Brooks Gump is the Falk Family Endowed Professor of Public Health in the Falk College at Syracuse University. A large gift to the University from alumni David B. and Rhonda S. Falk allowed for the created of a series of endowed professorships, of which Gump was awarded. These professorships allow the Falk College to support internationally recognized faculty to enhance the research, academic and experiential components of its programs to advance its mission rich in teaching, research, scholarship, practice and service.
Professor Gump’s specialties include psychosocial factors and their overall effect on health, and more recently, the effects of socioeconomic disadvantage, race, and environmental toxicants (e.g.,lead and mercury) on children and adolescents’ health. His teaching areas include introduction to epidemiology, introduction to psychology, health psychology, research methods/experimental psychology, health promotion, introductory and advanced statistics, behavioral medicine and psychophysiology.
Recognized internationally for his research on cardiovascular disease risk in children, Gump was awarded an R01 grant from the National Institutes of Health’s (NIH) National Institute of Environmental Health Sciences earlier this year for the project, “Environmental Toxicants, Race and Cardiovascular Disease Risk in Children.” The study investigates the relationship between race, socioeconomic status, blood lead levels, cardiovascular responses to acute stress and cardiovascular disease risk.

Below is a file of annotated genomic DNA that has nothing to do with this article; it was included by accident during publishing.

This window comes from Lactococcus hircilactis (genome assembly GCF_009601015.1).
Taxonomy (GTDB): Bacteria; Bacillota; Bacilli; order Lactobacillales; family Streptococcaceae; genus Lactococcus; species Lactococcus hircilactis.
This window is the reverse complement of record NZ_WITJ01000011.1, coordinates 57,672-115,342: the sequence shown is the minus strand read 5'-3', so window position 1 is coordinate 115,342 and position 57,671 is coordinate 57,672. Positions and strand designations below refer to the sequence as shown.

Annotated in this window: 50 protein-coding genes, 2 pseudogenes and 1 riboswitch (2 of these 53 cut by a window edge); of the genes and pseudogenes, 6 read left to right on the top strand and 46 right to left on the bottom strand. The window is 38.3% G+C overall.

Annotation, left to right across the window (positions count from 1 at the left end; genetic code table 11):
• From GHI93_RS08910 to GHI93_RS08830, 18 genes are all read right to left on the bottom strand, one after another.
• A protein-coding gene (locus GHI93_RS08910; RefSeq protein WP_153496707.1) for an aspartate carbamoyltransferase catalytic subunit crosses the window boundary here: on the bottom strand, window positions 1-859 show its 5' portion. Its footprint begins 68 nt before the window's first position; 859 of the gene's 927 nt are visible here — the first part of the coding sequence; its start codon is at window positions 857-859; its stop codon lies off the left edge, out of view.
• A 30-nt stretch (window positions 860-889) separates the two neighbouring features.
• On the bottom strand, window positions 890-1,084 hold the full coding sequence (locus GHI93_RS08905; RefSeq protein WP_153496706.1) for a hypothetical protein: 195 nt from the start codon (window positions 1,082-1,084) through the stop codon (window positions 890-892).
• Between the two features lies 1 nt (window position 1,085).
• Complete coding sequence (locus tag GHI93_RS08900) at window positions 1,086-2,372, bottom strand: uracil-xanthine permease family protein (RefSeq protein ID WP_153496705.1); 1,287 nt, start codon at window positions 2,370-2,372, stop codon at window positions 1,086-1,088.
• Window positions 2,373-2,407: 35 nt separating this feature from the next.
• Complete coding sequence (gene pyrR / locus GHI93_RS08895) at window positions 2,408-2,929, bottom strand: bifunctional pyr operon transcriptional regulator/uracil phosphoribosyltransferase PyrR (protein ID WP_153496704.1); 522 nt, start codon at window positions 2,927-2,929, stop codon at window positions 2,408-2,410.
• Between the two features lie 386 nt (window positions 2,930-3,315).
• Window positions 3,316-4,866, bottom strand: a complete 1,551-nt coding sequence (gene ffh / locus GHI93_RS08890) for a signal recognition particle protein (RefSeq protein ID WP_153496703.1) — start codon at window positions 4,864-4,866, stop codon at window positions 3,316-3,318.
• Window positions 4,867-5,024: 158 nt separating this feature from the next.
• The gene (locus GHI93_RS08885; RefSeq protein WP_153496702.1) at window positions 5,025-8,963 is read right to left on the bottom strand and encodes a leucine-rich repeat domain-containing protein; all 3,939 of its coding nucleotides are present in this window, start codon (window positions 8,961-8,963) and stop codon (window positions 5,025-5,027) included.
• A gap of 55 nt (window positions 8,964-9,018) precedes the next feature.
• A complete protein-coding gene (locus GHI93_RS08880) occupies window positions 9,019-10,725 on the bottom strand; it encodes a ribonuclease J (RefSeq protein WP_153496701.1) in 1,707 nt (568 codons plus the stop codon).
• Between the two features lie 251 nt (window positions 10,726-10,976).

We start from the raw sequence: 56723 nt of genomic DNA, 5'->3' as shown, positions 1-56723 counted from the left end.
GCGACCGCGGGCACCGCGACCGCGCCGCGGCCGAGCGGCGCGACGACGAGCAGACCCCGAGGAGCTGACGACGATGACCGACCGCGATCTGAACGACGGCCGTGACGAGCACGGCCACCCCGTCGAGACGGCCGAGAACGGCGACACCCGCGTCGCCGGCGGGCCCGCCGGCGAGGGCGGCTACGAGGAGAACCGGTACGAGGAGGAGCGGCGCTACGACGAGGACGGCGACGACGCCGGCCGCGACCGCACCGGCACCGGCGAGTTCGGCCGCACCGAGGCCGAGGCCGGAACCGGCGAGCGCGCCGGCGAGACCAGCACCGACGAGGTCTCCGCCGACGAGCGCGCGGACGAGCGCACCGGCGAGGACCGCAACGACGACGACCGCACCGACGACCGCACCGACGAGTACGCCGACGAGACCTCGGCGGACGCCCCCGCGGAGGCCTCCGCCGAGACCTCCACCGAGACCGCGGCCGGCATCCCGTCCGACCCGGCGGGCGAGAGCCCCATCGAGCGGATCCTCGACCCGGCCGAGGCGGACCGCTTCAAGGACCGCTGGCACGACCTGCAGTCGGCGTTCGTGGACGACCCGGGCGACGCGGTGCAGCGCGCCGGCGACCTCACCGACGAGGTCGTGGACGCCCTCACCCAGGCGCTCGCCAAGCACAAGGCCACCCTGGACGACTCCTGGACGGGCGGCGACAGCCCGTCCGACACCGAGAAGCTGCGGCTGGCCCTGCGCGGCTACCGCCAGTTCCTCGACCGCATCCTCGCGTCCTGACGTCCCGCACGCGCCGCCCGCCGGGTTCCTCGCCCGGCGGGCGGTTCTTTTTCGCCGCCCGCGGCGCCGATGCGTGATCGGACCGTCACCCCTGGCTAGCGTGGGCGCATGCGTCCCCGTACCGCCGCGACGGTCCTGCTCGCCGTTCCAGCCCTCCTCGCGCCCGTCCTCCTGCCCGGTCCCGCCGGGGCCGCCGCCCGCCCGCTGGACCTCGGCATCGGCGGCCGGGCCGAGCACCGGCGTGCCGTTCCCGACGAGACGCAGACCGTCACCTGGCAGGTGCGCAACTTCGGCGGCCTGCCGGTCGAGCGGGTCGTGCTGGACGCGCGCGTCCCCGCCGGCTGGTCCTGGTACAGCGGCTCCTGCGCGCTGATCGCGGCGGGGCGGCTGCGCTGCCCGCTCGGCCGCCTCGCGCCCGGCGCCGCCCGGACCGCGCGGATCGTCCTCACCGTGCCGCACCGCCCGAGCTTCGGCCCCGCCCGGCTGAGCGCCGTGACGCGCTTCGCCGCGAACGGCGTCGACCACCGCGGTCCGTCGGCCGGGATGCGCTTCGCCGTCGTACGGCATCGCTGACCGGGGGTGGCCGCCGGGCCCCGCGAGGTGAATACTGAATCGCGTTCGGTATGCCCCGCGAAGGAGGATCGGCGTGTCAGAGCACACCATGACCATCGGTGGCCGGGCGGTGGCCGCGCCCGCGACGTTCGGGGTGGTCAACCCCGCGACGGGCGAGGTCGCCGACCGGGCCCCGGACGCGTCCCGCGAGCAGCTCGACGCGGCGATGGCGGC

In addition to his ongoing NIH-supported research with children, Gump is currently principal investigator for a grant from the National Science Foundation Research Education for Undergraduate (REU) program, entitled, “Training Veterans to Conduct Trauma Research with Fellow Veterans.”
He serves on the editorial board of two prominent journals in his field, Psychosomatic Medicine, and Health Psychology, and serves as an ad hoc reviewer for numerous other journals, including the American Journal of Epidemiology, Pediatrics, Stroke, and American Journal of Psychiatry. He is currently serving a four-year term as a member of the National Institute of Child Health and Development’s (NICHD’s) Health, Behavior, and Context Subcommittee.